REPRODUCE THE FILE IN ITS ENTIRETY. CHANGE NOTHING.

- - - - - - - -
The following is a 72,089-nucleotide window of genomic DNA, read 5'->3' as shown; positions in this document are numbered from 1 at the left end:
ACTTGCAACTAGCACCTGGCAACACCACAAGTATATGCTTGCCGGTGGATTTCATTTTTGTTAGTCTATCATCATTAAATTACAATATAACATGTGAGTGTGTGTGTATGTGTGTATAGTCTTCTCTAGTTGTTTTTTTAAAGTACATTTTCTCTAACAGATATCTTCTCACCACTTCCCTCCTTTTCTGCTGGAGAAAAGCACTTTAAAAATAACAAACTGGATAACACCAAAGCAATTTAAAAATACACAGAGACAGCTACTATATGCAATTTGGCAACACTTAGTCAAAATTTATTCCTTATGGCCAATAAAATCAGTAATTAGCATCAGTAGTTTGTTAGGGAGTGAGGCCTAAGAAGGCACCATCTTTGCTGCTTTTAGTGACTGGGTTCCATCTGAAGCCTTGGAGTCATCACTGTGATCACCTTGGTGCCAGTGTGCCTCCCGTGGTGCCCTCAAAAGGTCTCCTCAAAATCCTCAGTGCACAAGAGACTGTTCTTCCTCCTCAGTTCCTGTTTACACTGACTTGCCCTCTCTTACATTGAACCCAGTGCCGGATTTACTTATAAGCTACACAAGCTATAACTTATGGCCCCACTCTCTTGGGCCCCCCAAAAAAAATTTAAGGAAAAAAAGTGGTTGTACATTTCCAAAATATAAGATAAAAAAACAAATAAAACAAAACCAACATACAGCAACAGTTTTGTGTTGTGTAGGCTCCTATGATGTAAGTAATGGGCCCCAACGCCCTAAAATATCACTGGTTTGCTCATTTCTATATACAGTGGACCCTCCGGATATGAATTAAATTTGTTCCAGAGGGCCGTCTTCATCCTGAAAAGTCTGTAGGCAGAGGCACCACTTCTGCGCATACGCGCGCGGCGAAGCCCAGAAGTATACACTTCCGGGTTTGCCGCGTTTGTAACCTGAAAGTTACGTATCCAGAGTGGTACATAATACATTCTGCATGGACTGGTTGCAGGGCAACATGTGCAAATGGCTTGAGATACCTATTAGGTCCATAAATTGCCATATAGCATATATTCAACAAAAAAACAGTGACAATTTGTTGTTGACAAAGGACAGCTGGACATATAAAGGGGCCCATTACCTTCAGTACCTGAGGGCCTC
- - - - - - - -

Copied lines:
The following is a 72,089-nucleotide window of genomic DNA, read 5'->3' as shown; positions in this document are numbered from 1 at the left end:
ACTTGCAACTAGCACCTGGCAACACCACAAGTATATGCTTGCCGGTGGATTTCATTTTTGTTAGTCTATCATCATTAAATTACAATATAACATGTGAGTGTGTGTGTATGTGTGTATAGTCTTCTCTAGTTGTTTTTTTAAAGTACATTTTCTCTAACAGATATCTTCTCACCACTTCCCTCCTTTTCTGCTGGAGAAAAGCACTTTAAAAATAACAAACTGGATAACACCAAAGCAATTTAAAAATACACAGAGACAGCTACTATATGCAATTTGGCAACACTTAGTCAAAATTTATTCCTTATGGCCAATAAAATCAGTAATTAGCATCAGTAGTTTGTTAGGGAGTGAGGCCTAAGAAGGCACCATCTTTGCTGCTTTTAGTGACTGGGTTCCATCTGAAGCCTTGGAGTCATCACTGTGATCACCTTGGTGCCAGTGTGCCTCCCGTGGTGCCCTCAAAAGGTCTCCTCAAAATCCTCAGTGCACAAGAGACTGTTCTTCCTCCTCAGTTCCTGTTTACACTGACTTGCCCTCTCTTACATTGAACCCAGTGCCGGATTTACTTATAAGCTACACAAGCTATAACTTATGGCCCCACTCTCTTGGGCCCCCCAAAAAAAATTTAAGGAAAAAAAGTGGTTGTACATTTCCAAAATATAAGATAAAAAAACAAATAAAACAAAACCAACATACAGCAACAGTTTTGTGTTGTGTAGGCTCCTATGATGTAAGTAATGGGCCCCAACGCCCTAAAATATCACTGGTTTGCTCATTTCTATATACAGTGGACCCTCCGGATATGAATTAAATTTGTTCCAGAGGGCCGTCTTCATCCTGAAAAGTCTGTAGGCAGAGGCACCACTTCTGCGCATACGCGCGCGGCGAAGCCCAGAAGTATACACTTCCGGGTTTGCCGCGTTTGTAACCTGAAAGTTACGTATCCAGAGTGGTACATAATACATTCTGCATGGACTGGTTGCAGGGCAACATGTGCAAATGGCTTGAGATACCTATTAGGTCCATAAATTGCCATATAGCATATATTCAACAAAAAAACAGTGACAATTTGTTGTTGACAAAGGACAGCTGGACATATAAAGGGGCCCATTACCTTCAGTACCTGAGGGCCTC